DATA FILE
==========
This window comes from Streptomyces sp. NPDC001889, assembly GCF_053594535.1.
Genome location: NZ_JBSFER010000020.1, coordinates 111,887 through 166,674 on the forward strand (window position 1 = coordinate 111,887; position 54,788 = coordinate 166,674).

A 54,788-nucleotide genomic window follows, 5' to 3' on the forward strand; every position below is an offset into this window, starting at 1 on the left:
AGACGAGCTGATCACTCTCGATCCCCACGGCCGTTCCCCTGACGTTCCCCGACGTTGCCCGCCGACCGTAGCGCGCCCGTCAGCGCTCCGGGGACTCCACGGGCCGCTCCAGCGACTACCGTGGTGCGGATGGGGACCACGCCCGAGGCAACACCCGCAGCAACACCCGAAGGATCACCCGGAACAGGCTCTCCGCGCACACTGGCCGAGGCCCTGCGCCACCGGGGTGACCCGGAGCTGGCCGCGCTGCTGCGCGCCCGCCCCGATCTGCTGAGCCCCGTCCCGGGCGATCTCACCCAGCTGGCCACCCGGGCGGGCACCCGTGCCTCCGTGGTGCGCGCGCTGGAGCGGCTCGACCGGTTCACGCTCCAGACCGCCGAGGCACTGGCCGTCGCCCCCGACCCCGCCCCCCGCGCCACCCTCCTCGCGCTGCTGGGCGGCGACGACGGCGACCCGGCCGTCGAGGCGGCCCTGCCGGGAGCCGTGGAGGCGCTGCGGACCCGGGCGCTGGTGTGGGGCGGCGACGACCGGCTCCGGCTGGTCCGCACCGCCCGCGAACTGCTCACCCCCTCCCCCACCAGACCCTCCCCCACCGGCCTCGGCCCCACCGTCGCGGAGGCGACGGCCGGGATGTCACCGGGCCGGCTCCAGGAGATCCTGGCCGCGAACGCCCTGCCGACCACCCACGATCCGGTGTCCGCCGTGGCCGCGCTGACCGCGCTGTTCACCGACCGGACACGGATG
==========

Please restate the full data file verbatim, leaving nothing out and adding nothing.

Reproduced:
This window comes from Streptomyces sp. NPDC001889, assembly GCF_053594535.1.
Genome location: NZ_JBSFER010000020.1, coordinates 111,887 through 166,674 on the forward strand (window position 1 = coordinate 111,887; position 54,788 = coordinate 166,674).

A 54,788-nucleotide genomic window follows, 5' to 3' on the forward strand; every position below is an offset into this window, starting at 1 on the left:
AGACGAGCTGATCACTCTCGATCCCCACGGCCGTTCCCCTGACGTTCCCCGACGTTGCCCGCCGACCGTAGCGCGCCCGTCAGCGCTCCGGGGACTCCACGGGCCGCTCCAGCGACTACCGTGGTGCGGATGGGGACCACGCCCGAGGCAACACCCGCAGCAACACCCGAAGGATCACCCGGAACAGGCTCTCCGCGCACACTGGCCGAGGCCCTGCGCCACCGGGGTGACCCGGAGCTGGCCGCGCTGCTGCGCGCCCGCCCCGATCTGCTGAGCCCCGTCCCGGGCGATCTCACCCAGCTGGCCACCCGGGCGGGCACCCGTGCCTCCGTGGTGCGCGCGCTGGAGCGGCTCGACCGGTTCACGCTCCAGACCGCCGAGGCACTGGCCGTCGCCCCCGACCCCGCCCCCCGCGCCACCCTCCTCGCGCTGCTGGGCGGCGACGACGGCGACCCGGCCGTCGAGGCGGCCCTGCCGGGAGCCGTGGAGGCGCTGCGGACCCGGGCGCTGGTGTGGGGCGGCGACGACCGGCTCCGGCTGGTCCGCACCGCCCGCGAACTGCTCACCCCCTCCCCCACCAGACCCTCCCCCACCGGCCTCGGCCCCACCGTCGCGGAGGCGACGGCCGGGATGTCACCGGGCCGGCTCCAGGAGATCCTGGCCGCGAACGCCCTGCCGACCACCCACGATCCGGTGTCCGCCGTGGCCGCGCTGACCGCGCTGTTCACCGACCGGACACGGATG